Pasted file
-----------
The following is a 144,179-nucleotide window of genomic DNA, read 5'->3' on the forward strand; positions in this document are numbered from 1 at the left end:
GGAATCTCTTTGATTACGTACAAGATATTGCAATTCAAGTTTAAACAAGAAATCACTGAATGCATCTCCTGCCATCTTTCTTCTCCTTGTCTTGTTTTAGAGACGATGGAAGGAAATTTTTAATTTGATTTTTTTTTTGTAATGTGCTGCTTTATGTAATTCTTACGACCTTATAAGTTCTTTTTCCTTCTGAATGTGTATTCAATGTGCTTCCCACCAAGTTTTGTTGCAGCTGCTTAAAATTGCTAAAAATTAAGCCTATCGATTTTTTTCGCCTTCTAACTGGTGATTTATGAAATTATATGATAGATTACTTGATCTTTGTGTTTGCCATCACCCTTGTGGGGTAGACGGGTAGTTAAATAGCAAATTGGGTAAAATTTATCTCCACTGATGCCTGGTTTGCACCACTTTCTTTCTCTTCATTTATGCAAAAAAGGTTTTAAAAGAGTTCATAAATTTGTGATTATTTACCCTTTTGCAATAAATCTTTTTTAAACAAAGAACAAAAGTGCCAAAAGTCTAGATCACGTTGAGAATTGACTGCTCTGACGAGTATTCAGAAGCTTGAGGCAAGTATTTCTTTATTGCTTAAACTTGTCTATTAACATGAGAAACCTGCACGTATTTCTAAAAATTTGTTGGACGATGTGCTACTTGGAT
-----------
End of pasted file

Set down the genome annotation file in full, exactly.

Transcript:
The following is a 144,179-nucleotide window of genomic DNA, read 5'->3' on the forward strand; positions in this document are numbered from 1 at the left end:
GGAATCTCTTTGATTACGTACAAGATATTGCAATTCAAGTTTAAACAAGAAATCACTGAATGCATCTCCTGCCATCTTTCTTCTCCTTGTCTTGTTTTAGAGACGATGGAAGGAAATTTTTAATTTGATTTTTTTTTTGTAATGTGCTGCTTTATGTAATTCTTACGACCTTATAAGTTCTTTTTCCTTCTGAATGTGTATTCAATGTGCTTCCCACCAAGTTTTGTTGCAGCTGCTTAAAATTGCTAAAAATTAAGCCTATCGATTTTTTTCGCCTTCTAACTGGTGATTTATGAAATTATATGATAGATTACTTGATCTTTGTGTTTGCCATCACCCTTGTGGGGTAGACGGGTAGTTAAATAGCAAATTGGGTAAAATTTATCTCCACTGATGCCTGGTTTGCACCACTTTCTTTCTCTTCATTTATGCAAAAAAGGTTTTAAAAGAGTTCATAAATTTGTGATTATTTACCCTTTTGCAATAAATCTTTTTTAAACAAAGAACAAAAGTGCCAAAAGTCTAGATCACGTTGAGAATTGACTGCTCTGACGAGTATTCAGAAGCTTGAGGCAAGTATTTCTTTATTGCTTAAACTTGTCTATTAACATGAGAAACCTGCACGTATTTCTAAAAATTTGTTGGACGATGTGCTACTTGGAT